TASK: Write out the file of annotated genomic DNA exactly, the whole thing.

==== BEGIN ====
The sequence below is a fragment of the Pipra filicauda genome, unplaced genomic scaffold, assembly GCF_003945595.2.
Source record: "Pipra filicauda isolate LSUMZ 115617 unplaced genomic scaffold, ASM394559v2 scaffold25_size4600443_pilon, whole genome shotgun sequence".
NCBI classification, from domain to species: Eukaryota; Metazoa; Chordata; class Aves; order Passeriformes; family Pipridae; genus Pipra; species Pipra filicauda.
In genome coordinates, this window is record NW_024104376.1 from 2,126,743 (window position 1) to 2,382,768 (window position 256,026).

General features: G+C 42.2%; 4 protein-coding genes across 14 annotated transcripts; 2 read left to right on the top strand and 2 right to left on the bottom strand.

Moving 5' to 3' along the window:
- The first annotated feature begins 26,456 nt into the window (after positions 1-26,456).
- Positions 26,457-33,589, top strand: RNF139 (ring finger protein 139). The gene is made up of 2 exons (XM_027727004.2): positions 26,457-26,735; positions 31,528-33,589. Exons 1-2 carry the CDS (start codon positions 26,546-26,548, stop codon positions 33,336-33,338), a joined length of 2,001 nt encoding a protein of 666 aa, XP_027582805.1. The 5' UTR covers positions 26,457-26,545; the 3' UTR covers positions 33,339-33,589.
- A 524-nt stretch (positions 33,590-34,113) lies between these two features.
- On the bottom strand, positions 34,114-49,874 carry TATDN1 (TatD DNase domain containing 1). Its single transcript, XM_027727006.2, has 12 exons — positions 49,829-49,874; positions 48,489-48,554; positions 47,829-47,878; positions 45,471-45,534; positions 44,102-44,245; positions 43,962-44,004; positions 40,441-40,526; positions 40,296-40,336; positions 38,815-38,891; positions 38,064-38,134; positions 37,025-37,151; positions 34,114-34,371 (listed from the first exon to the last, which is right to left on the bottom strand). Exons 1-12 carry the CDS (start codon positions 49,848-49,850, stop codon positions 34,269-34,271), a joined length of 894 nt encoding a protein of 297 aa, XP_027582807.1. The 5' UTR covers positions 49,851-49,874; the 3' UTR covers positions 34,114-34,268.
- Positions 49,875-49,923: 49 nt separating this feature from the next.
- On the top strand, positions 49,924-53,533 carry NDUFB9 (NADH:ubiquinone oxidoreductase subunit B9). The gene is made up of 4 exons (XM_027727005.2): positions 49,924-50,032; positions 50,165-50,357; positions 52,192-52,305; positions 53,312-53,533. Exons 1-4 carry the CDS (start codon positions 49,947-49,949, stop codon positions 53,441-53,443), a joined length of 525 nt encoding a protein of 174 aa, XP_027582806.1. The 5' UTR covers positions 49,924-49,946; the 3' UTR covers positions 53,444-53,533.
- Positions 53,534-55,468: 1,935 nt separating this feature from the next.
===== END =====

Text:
The sequence below is a fragment of the Pipra filicauda genome, unplaced genomic scaffold, assembly GCF_003945595.2.
Source record: "Pipra filicauda isolate LSUMZ 115617 unplaced genomic scaffold, ASM394559v2 scaffold25_size4600443_pilon, whole genome shotgun sequence".
NCBI classification, from domain to species: Eukaryota; Metazoa; Chordata; class Aves; order Passeriformes; family Pipridae; genus Pipra; species Pipra filicauda.
In genome coordinates, this window is record NW_024104376.1 from 2,126,743 (window position 1) to 2,382,768 (window position 256,026).

General features: G+C 42.2%; 4 protein-coding genes across 14 annotated transcripts; 2 read left to right on the top strand and 2 right to left on the bottom strand.

Moving 5' to 3' along the window:
- The first annotated feature begins 26,456 nt into the window (after positions 1-26,456).
- Positions 26,457-33,589, top strand: RNF139 (ring finger protein 139). The gene is made up of 2 exons (XM_027727004.2): positions 26,457-26,735; positions 31,528-33,589. Exons 1-2 carry the CDS (start codon positions 26,546-26,548, stop codon positions 33,336-33,338), a joined length of 2,001 nt encoding a protein of 666 aa, XP_027582805.1. The 5' UTR covers positions 26,457-26,545; the 3' UTR covers positions 33,339-33,589.
- A 524-nt stretch (positions 33,590-34,113) lies between these two features.
- On the bottom strand, positions 34,114-49,874 carry TATDN1 (TatD DNase domain containing 1). Its single transcript, XM_027727006.2, has 12 exons — positions 49,829-49,874; positions 48,489-48,554; positions 47,829-47,878; positions 45,471-45,534; positions 44,102-44,245; positions 43,962-44,004; positions 40,441-40,526; positions 40,296-40,336; positions 38,815-38,891; positions 38,064-38,134; positions 37,025-37,151; positions 34,114-34,371 (listed from the first exon to the last, which is right to left on the bottom strand). Exons 1-12 carry the CDS (start codon positions 49,848-49,850, stop codon positions 34,269-34,271), a joined length of 894 nt encoding a protein of 297 aa, XP_027582807.1. The 5' UTR covers positions 49,851-49,874; the 3' UTR covers positions 34,114-34,268.
- Positions 49,875-49,923: 49 nt separating this feature from the next.
- On the top strand, positions 49,924-53,533 carry NDUFB9 (NADH:ubiquinone oxidoreductase subunit B9). The gene is made up of 4 exons (XM_027727005.2): positions 49,924-50,032; positions 50,165-50,357; positions 52,192-52,305; positions 53,312-53,533. Exons 1-4 carry the CDS (start codon positions 49,947-49,949, stop codon positions 53,441-53,443), a joined length of 525 nt encoding a protein of 174 aa, XP_027582806.1. The 5' UTR covers positions 49,924-49,946; the 3' UTR covers positions 53,444-53,533.
- Positions 53,534-55,468: 1,935 nt separating this feature from the next.